Sen. Joni Ernst, R-Iowa, confronted one of President Biden’s nominees for a senior Defense Department position on Thursday concerning another administration official who was implicated this week in an Iranian influence operation on the U.S. government.
The exchange came during the Senate confirmation hearing for State Department counselor Derek Chollet to be the new DoD Under Secretary for Policy, when Ernst demanded answers on how Dr. Ariane Tabatabai, a senior policy advisor at the DoD who formerly worked at the State Department, was able to get, and keep, a security clearance considering her alleged involvement in the Iran Experts Initiative (IEI), an Iranian government operation to improve the country’s image abroad, according to a report by Semafor.
“I didn’t think the Biden admin’s appeasement of Iran could get worse. Today, I confronted them on allowing an Iranian spy to infiltrate and work at the Pentagon. They DEFENDED it. Unbelievable!” Ernst wrote on X following the hearing, including a video of her pressing Chollet on Tabatabai’s security clearance, which she noted remains in effect.
According to a Tuesday report by Semafor, a digital news website, Tabatabai was one of the “influential overseas academics” the program sought to build ties with in its quest to “bolster” Iran’s “image and positions on global security issues — particularly its nuclear program.”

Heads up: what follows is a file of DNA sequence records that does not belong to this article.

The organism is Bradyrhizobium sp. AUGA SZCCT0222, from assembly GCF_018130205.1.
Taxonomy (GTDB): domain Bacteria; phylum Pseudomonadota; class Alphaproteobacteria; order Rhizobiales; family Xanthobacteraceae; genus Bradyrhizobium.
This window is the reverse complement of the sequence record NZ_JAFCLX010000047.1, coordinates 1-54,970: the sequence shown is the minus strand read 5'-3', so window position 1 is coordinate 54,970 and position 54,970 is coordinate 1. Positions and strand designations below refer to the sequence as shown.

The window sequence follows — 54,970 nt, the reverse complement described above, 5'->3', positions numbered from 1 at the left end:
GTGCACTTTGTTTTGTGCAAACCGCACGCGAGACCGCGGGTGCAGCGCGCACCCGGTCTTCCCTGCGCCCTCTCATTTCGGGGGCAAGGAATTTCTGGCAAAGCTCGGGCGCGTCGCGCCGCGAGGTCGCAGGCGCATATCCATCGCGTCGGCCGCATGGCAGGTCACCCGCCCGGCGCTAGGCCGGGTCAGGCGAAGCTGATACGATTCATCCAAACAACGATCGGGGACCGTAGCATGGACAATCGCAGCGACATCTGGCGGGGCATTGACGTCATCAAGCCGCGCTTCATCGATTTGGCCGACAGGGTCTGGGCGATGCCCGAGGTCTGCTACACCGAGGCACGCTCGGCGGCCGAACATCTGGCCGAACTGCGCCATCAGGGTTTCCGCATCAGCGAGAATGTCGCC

The report said that a trove of Iranian government correspondence obtained by the outlet showed Tabatabai “checked in” with the Iranian Foreign Ministry on at least two occasions prior to attending security policy events, and even shared with them plans for her to testify on the Iranian nuclear deal before Congress.
“Do you believe it is prudent to have an individual with a history of conferring with Iranian officials in a highly sensitive role related to counterterrorism and special operations?” Ernst asked Chollet, noting Tabatabai was hired and received her security clearance at the State Department during his tenure as its counselor.
“I know nothing about this particular instance. I only know what I have read in the press. All I can say is, given my experience at the Defense Department, as well as the State Department and the Security Council, anyone who serves in a position of national security has to go through a rigorous background check. But other than that, I know nothing about this episode,” Chollet responded.
However, Ernst continued to press him, asking if he thought it “would be prudent to suspend her clearance” in light of the allegations. But Chollet continued to deny he had any knowledge of the situation involving Tabatabai.
When asked what he would do to prevent officials from further engaging with foreign governments in the way Tabatabai has allegedly done, Chollet said he “would expect that that sort of behavior would stop if it was ever uncovered.”
When reached for comment, a spokesperson for the Pentagon told Fox News Digital, “Dr. Tabatabai was thoroughly and properly vetted as a condition of her employment with the Department of Defense. We are honored to have her serve.” The spokesperson did not address the allegations against Tabatabai.
Semafor reported Thursday that the Pentagon had opened a probe into Tabatabai, citing her boss, Assistant Secretary of Defense for Special Operations and Low-Intensity Conflict Chris Maier, telling Congress the department was “actively looking into whether all law and policy was properly followed in granting my chief of staff top secret special compartmented information.”
Fox News Digital has also reached out the State Department for comment.